Making Medicare:  The History of Health Care in Canada, 1914-2007 Back to Timeline Back to Timeline
Key Players: 1948-1958 Key Players: 1939-1948 Key Players: 1948-1958 Key Players: 1958-1968

Ernest Manning

Born in Carnduff, Saskatchewan, Ernest Charles Manning (1908–1996) was one of Alberta’s longest-serving premiers (1943–1968) and most effective leaders. Manning graduated from Premier William Aberhart’s Prophetic Bible Institute in 1930 with a thorough knowledge of the Bible and formidable writing and public-speaking skills. He used these skills as secretary of the institute and as a public speaker and campaigner for Aberhart’s Social Credit Party. First elected to the Alberta legislature in 1935, Manning succeeded Aberhart as leader of the Social Credit Party and Premier of Alberta in 1943. Manning’s political fortunes benefited from the revenues generated by the Leduc oil field in 1947, since they gave his government additional funds to finance improved services in education, health care and infrastructure without raising existing taxes or introducing new ones. Manning strongly opposed the creation of a provincial health insurance plan like Saskatchewan’s because it made enrolment compulsory rather than a matter of choice. Although his governments increased access to health care through programs that provided free care for maternity, polio and social assistance cases and sponsored municipal hospital insurance schemes during the 1950s, Manning remained committed to voluntary enrolment until he resigned in 1968. His preference left many Albertans with inadequate or non-existent coverage until the province joined the federal medicare program on July 1, 1969.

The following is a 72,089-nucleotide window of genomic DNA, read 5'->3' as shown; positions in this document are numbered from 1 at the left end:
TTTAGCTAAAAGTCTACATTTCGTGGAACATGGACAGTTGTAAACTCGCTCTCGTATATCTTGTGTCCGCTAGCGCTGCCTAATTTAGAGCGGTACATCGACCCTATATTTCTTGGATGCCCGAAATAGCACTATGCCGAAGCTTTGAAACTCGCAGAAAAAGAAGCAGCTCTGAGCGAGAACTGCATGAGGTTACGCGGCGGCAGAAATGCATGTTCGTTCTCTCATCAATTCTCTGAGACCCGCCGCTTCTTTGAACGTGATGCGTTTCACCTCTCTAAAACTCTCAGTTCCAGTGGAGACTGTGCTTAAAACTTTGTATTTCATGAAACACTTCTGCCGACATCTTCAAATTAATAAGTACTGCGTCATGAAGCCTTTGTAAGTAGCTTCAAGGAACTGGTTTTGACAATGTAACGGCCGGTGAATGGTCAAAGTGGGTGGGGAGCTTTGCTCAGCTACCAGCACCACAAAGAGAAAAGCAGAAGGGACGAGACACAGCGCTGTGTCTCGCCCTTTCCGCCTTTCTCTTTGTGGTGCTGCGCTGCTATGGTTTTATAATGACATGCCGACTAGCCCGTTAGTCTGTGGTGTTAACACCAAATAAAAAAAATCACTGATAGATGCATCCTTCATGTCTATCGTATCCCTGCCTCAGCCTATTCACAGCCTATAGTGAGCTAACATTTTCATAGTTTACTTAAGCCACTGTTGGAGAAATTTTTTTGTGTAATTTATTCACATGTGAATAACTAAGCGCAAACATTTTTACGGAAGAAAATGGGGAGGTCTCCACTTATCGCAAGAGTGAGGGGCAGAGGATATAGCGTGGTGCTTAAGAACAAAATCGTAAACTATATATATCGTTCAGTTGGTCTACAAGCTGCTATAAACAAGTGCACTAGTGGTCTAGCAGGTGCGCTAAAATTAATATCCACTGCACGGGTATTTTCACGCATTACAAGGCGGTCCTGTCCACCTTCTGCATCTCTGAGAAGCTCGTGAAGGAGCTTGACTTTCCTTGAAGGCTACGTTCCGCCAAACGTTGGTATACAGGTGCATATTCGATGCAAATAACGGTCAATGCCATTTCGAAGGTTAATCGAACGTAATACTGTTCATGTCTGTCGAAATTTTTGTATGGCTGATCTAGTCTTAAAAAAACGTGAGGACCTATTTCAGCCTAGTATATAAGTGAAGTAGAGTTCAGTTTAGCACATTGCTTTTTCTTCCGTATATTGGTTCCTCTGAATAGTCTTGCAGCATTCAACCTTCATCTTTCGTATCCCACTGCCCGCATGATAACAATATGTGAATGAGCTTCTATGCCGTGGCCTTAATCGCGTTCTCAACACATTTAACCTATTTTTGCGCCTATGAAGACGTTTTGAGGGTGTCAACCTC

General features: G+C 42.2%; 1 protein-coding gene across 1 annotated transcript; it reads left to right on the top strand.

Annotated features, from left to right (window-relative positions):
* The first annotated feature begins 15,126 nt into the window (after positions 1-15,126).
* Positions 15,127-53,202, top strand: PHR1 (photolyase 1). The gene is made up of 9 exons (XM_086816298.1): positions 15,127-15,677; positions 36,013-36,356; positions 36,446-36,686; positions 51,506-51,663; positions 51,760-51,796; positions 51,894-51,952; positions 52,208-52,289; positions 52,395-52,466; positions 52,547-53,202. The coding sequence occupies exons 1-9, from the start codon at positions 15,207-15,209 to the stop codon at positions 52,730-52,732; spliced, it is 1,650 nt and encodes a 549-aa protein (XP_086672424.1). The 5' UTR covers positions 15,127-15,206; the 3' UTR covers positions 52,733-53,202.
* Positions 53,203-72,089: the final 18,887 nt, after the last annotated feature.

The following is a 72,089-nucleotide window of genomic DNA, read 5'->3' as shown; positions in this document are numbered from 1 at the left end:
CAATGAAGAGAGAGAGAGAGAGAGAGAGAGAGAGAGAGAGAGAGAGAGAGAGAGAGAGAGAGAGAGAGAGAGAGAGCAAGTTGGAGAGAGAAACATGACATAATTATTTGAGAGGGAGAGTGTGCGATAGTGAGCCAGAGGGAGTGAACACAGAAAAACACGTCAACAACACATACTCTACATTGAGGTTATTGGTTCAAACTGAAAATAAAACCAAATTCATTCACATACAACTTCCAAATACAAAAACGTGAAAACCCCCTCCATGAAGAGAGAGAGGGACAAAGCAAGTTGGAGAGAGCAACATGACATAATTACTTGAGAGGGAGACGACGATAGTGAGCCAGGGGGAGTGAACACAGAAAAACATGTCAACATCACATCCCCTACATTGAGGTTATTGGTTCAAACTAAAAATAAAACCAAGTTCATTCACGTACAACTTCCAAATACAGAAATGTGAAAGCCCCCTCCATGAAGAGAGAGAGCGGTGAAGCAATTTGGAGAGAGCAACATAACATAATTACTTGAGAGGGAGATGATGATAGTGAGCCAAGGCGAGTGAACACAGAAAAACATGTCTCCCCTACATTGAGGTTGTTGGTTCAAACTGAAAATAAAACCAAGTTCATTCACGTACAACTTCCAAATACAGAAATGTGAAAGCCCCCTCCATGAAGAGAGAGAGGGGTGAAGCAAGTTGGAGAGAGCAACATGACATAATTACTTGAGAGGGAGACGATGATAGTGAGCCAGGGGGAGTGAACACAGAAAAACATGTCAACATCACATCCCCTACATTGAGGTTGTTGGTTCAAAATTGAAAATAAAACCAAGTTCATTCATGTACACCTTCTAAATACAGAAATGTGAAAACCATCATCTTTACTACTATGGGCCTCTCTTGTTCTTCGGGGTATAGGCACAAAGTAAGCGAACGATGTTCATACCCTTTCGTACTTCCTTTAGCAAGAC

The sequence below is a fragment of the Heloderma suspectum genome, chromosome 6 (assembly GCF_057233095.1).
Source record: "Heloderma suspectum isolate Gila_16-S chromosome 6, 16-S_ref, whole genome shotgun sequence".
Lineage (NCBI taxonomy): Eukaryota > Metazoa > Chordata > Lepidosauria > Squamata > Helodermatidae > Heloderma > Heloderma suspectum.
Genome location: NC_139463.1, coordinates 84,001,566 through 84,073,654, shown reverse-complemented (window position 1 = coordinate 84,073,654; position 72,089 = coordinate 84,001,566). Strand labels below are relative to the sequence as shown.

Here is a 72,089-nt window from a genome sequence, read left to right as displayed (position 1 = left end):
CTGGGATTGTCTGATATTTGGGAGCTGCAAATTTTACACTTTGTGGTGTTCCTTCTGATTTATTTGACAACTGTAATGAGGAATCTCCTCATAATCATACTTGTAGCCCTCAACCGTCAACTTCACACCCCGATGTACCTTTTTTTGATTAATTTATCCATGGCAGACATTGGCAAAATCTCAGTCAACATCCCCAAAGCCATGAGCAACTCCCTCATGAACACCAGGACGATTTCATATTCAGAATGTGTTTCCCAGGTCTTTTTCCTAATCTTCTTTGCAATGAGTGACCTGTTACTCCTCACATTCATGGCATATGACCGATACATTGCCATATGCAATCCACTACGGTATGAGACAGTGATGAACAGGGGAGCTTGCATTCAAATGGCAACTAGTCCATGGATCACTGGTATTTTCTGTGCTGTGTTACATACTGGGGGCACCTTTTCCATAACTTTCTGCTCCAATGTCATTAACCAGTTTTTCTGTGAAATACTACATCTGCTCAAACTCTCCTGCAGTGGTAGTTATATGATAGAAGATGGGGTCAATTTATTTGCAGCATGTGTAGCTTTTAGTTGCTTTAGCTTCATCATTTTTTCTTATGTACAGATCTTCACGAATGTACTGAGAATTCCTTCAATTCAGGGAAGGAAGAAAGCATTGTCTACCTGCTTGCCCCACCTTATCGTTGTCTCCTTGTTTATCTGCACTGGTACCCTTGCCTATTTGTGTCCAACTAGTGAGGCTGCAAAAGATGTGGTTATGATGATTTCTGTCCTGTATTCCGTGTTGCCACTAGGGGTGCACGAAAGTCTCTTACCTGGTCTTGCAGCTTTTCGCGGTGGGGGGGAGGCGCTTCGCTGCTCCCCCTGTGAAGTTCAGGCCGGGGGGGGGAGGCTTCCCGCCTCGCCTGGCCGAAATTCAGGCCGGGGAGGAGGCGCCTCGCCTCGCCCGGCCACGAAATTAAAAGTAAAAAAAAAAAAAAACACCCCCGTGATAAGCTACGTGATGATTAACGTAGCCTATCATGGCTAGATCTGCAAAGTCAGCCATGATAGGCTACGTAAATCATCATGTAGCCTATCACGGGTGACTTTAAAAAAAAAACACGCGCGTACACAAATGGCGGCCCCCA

Photo: Ernest Manning, in 1943

Ernest Manning, a former radio evangelist, is shown here in 1943 when, as leader of the Social Credit Party, he began his 25-year term as premier of Alberta.
Glenbow Archives, NA-2922-14

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    Date Created: March 31, 2010 | Last Updated: April 21, 2010